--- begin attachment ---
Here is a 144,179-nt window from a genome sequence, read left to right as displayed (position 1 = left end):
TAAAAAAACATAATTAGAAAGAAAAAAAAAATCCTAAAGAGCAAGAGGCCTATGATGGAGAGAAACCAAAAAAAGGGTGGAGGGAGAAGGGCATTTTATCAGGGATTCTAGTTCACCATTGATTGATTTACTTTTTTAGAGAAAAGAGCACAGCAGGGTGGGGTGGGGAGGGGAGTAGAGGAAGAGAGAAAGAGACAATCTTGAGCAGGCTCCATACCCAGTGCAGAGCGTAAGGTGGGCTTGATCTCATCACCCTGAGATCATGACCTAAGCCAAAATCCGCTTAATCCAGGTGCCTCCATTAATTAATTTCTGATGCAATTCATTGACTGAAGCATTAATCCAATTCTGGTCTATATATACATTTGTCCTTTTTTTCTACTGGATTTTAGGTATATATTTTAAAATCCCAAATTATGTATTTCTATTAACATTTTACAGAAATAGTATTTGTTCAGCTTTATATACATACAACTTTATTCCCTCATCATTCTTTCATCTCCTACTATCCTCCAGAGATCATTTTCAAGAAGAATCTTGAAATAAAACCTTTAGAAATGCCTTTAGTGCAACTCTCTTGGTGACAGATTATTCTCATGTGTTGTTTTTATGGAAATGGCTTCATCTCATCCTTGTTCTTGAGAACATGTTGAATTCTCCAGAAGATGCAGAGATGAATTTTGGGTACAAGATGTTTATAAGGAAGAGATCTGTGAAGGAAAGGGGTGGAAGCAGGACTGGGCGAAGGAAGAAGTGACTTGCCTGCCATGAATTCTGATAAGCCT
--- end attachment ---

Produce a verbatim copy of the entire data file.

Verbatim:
Here is a 144,179-nt window from a genome sequence, read left to right as displayed (position 1 = left end):
TAAAAAAACATAATTAGAAAGAAAAAAAAAATCCTAAAGAGCAAGAGGCCTATGATGGAGAGAAACCAAAAAAAGGGTGGAGGGAGAAGGGCATTTTATCAGGGATTCTAGTTCACCATTGATTGATTTACTTTTTTAGAGAAAAGAGCACAGCAGGGTGGGGTGGGGAGGGGAGTAGAGGAAGAGAGAAAGAGACAATCTTGAGCAGGCTCCATACCCAGTGCAGAGCGTAAGGTGGGCTTGATCTCATCACCCTGAGATCATGACCTAAGCCAAAATCCGCTTAATCCAGGTGCCTCCATTAATTAATTTCTGATGCAATTCATTGACTGAAGCATTAATCCAATTCTGGTCTATATATACATTTGTCCTTTTTTTCTACTGGATTTTAGGTATATATTTTAAAATCCCAAATTATGTATTTCTATTAACATTTTACAGAAATAGTATTTGTTCAGCTTTATATACATACAACTTTATTCCCTCATCATTCTTTCATCTCCTACTATCCTCCAGAGATCATTTTCAAGAAGAATCTTGAAATAAAACCTTTAGAAATGCCTTTAGTGCAACTCTCTTGGTGACAGATTATTCTCATGTGTTGTTTTTATGGAAATGGCTTCATCTCATCCTTGTTCTTGAGAACATGTTGAATTCTCCAGAAGATGCAGAGATGAATTTTGGGTACAAGATGTTTATAAGGAAGAGATCTGTGAAGGAAAGGGGTGGAAGCAGGACTGGGCGAAGGAAGAAGTGACTTGCCTGCCATGAATTCTGATAAGCCT